Unfortunately, he received a diagnosis of stage four cancer that had already metastasized. His recovery oncologist, Dr. David Zucker from the Swedish Cancer Institute in Seattle suggested that Phil just start walking. And Phil is lucky in that he has quite a big backyard. It's a big property where he has a small cornfield and there's a small river - if you get the book or if you have a chance to look at the book, there's actually a map of the backyard, earlier when we were talking about visual material, [the book] actually comes with a number of really beautiful, kind of well-produced color images in the center, and one of them is Phil's map.

 

via Cutaneous Lymphoma Foundation

(Fig. 2 - Phil's map via Cutaneous Lymphoma Foundation)

In any event, he started to walk around this backyard of his, and he realized at one point that he was putting in a lot of miles. So he took out a map of the Camino de Santiago and kind of mapped how many miles he had walked in the backyard onto the map of the Camino, and he realized he had arrived at a specific town.

So from that point forward, he started to kind of record how many miles he was walking in the backyard and look at the map of the Camino. And then eventually he would arrive in a town like Burgos, and he and his wife Rebecca would have a tapas celebration with food and neighbors in the backyard, maybe even a regional wine, to toast his progress along the Camino. And he did it. He walked the entire Camino to Santiago in his backyard, and eventually he became quite well enough to have one month off of his chemo treatments. He went to Spain, walked the Camino in Spain, and then returned to his backyard and continued to walk the Camino many more times. So the point that I make in the book is that the Backyard Camino kind of takes on what Phil called "a life of its own."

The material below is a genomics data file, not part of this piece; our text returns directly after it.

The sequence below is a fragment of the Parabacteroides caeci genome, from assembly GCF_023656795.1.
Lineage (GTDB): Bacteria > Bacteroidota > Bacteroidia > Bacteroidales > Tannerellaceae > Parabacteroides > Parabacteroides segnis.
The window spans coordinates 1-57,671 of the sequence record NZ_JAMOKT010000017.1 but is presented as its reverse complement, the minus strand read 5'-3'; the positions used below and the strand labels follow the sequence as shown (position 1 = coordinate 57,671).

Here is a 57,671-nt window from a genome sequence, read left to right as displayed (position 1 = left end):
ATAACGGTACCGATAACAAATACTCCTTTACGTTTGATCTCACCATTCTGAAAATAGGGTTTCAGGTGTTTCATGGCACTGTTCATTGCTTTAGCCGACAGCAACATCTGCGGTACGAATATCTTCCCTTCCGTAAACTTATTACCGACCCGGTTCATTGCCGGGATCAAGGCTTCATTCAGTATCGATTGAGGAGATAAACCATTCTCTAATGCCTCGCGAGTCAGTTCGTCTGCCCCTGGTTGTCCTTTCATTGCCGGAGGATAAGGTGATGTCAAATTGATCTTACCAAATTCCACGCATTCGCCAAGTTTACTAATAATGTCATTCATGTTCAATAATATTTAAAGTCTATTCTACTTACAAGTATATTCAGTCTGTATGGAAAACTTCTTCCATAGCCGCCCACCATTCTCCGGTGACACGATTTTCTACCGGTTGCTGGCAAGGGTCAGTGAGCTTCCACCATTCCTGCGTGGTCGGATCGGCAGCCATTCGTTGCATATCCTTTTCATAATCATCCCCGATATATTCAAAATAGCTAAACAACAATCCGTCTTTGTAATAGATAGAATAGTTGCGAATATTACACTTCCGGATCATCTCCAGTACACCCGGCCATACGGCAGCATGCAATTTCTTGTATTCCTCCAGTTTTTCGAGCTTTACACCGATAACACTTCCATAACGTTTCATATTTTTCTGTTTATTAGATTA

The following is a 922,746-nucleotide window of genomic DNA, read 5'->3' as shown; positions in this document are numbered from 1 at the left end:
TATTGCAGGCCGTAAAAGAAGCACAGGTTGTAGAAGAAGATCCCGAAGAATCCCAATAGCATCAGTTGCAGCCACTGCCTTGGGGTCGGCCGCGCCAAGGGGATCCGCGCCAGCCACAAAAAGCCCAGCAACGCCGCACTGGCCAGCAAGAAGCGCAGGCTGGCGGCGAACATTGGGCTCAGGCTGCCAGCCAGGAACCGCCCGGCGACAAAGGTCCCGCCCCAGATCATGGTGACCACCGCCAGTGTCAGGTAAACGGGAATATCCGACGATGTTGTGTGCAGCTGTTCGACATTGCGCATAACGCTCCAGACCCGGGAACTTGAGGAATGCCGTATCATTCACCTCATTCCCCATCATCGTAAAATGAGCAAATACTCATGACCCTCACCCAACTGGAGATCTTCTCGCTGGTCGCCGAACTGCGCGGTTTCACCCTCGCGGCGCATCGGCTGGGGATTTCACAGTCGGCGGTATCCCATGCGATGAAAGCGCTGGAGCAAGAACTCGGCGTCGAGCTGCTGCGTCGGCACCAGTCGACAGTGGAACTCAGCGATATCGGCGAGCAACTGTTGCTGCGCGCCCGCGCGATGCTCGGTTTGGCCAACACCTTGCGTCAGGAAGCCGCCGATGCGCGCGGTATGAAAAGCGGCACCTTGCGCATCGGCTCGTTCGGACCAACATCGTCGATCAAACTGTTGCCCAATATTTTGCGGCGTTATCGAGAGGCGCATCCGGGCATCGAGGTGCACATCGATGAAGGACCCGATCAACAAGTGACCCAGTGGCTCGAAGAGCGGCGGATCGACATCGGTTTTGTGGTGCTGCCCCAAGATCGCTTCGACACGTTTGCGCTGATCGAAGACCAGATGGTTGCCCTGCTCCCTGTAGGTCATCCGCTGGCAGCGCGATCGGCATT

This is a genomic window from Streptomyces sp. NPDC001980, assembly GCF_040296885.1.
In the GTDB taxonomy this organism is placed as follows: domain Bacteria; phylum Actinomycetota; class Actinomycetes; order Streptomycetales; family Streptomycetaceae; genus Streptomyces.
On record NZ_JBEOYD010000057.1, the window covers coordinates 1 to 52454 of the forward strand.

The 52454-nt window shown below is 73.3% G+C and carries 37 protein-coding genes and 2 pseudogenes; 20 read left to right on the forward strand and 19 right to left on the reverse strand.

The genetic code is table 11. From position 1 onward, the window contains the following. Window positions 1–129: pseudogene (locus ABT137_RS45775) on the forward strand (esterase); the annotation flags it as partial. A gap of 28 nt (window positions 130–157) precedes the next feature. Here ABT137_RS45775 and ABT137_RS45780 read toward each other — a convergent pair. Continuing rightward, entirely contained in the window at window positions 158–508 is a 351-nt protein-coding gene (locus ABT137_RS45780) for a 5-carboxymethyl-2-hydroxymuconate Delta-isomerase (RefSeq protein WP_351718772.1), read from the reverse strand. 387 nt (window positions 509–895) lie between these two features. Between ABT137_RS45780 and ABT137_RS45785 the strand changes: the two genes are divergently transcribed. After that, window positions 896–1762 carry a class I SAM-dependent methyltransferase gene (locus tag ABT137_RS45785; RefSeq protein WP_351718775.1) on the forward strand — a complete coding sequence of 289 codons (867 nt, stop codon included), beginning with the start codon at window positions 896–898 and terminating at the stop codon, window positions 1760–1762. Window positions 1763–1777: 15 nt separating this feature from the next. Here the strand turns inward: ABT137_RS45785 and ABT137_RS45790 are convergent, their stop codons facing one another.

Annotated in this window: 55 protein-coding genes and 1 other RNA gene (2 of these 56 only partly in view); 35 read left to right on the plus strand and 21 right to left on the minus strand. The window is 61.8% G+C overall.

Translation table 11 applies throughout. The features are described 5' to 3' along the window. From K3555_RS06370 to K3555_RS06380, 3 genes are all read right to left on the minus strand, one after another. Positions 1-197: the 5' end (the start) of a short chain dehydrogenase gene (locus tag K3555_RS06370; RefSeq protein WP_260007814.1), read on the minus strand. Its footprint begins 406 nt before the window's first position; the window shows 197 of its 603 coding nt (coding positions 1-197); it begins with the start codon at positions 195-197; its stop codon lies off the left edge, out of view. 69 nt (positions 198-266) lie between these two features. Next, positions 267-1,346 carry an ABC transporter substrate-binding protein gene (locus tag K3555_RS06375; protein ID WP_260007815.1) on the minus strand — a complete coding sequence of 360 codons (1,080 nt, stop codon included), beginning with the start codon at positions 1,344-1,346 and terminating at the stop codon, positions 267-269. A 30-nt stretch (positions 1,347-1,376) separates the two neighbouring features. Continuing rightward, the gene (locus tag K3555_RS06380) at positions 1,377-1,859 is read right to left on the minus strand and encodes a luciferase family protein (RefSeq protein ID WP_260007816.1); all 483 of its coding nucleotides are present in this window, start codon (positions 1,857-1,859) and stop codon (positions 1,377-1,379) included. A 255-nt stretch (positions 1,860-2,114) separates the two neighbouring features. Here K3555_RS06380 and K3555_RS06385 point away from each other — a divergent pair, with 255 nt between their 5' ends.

People started to come to his backyard. It became a sort of pilgrimage in and of itself. He would say the rosary sometimes out loud, sometimes silently as he walked around the backyard. And he actually installed bird feeders at the places where you pray the "Our Father," so it also became a rosary walk. People came to be with Phil to walk in the backyard to reflect and to pray and to just be with nature and feel a closeness with God. People from all faiths and on kind of came to walk in Phil's backyard.

There's a documentary film - a short doc - called Phil's Camino. And I also make the point in the book that even watching the film becomes a sort of pilgrimage experience. So there's multiple layers here. There's the Camino pilgrimage, and you could also make the point that pilgrimage is a reflection of the human experience from birth to death and beyond, depending on which faith one comes from. So there's kind of the Big pilgrimage - the Augustinian where we're we're kind of progressing through, that's the Big pilgrimage. Then there's the next level of pilgrimage, which in this case is the Camino de Santiago. Then there's the mapped pilgrimage on Phil's backyard in Bashon Island, and then there's a film. So these are all different ways to experience pilgrimage, to experience sacred journey.

Kristian Petersen: